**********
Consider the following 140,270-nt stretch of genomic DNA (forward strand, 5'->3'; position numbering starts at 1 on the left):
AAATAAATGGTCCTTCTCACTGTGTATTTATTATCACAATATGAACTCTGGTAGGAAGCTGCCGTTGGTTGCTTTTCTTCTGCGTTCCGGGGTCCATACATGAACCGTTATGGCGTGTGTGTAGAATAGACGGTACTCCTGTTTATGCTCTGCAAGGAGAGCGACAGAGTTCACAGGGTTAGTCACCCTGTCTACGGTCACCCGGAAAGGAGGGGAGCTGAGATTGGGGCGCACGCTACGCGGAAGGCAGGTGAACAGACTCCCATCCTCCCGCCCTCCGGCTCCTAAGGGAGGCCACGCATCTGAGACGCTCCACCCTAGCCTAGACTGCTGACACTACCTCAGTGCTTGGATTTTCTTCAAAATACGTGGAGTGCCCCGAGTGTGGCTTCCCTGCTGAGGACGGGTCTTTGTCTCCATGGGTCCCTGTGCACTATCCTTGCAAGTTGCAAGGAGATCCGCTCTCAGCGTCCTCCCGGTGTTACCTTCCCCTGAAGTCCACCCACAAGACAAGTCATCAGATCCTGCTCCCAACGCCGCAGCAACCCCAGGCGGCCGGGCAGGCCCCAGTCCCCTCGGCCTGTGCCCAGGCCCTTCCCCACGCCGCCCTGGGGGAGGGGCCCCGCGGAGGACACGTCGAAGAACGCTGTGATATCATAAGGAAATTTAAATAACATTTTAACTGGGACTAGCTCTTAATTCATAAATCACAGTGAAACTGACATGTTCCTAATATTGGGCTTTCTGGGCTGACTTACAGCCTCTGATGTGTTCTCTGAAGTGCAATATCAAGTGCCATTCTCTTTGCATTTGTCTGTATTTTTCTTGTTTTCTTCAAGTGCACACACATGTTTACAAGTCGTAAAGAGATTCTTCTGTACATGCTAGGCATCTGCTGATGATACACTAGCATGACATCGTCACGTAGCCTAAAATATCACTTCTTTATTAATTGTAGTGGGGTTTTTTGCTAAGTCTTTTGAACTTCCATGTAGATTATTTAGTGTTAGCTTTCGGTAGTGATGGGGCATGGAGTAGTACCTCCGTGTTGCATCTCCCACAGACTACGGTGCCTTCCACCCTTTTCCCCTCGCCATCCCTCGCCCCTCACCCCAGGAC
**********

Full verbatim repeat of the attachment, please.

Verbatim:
Consider the following 140,270-nt stretch of genomic DNA (forward strand, 5'->3'; position numbering starts at 1 on the left):
AAATAAATGGTCCTTCTCACTGTGTATTTATTATCACAATATGAACTCTGGTAGGAAGCTGCCGTTGGTTGCTTTTCTTCTGCGTTCCGGGGTCCATACATGAACCGTTATGGCGTGTGTGTAGAATAGACGGTACTCCTGTTTATGCTCTGCAAGGAGAGCGACAGAGTTCACAGGGTTAGTCACCCTGTCTACGGTCACCCGGAAAGGAGGGGAGCTGAGATTGGGGCGCACGCTACGCGGAAGGCAGGTGAACAGACTCCCATCCTCCCGCCCTCCGGCTCCTAAGGGAGGCCACGCATCTGAGACGCTCCACCCTAGCCTAGACTGCTGACACTACCTCAGTGCTTGGATTTTCTTCAAAATACGTGGAGTGCCCCGAGTGTGGCTTCCCTGCTGAGGACGGGTCTTTGTCTCCATGGGTCCCTGTGCACTATCCTTGCAAGTTGCAAGGAGATCCGCTCTCAGCGTCCTCCCGGTGTTACCTTCCCCTGAAGTCCACCCACAAGACAAGTCATCAGATCCTGCTCCCAACGCCGCAGCAACCCCAGGCGGCCGGGCAGGCCCCAGTCCCCTCGGCCTGTGCCCAGGCCCTTCCCCACGCCGCCCTGGGGGAGGGGCCCCGCGGAGGACACGTCGAAGAACGCTGTGATATCATAAGGAAATTTAAATAACATTTTAACTGGGACTAGCTCTTAATTCATAAATCACAGTGAAACTGACATGTTCCTAATATTGGGCTTTCTGGGCTGACTTACAGCCTCTGATGTGTTCTCTGAAGTGCAATATCAAGTGCCATTCTCTTTGCATTTGTCTGTATTTTTCTTGTTTTCTTCAAGTGCACACACATGTTTACAAGTCGTAAAGAGATTCTTCTGTACATGCTAGGCATCTGCTGATGATACACTAGCATGACATCGTCACGTAGCCTAAAATATCACTTCTTTATTAATTGTAGTGGGGTTTTTTGCTAAGTCTTTTGAACTTCCATGTAGATTATTTAGTGTTAGCTTTCGGTAGTGATGGGGCATGGAGTAGTACCTCCGTGTTGCATCTCCCACAGACTACGGTGCCTTCCACCCTTTTCCCCTCGCCATCCCTCGCCCCTCACCCCAGGAC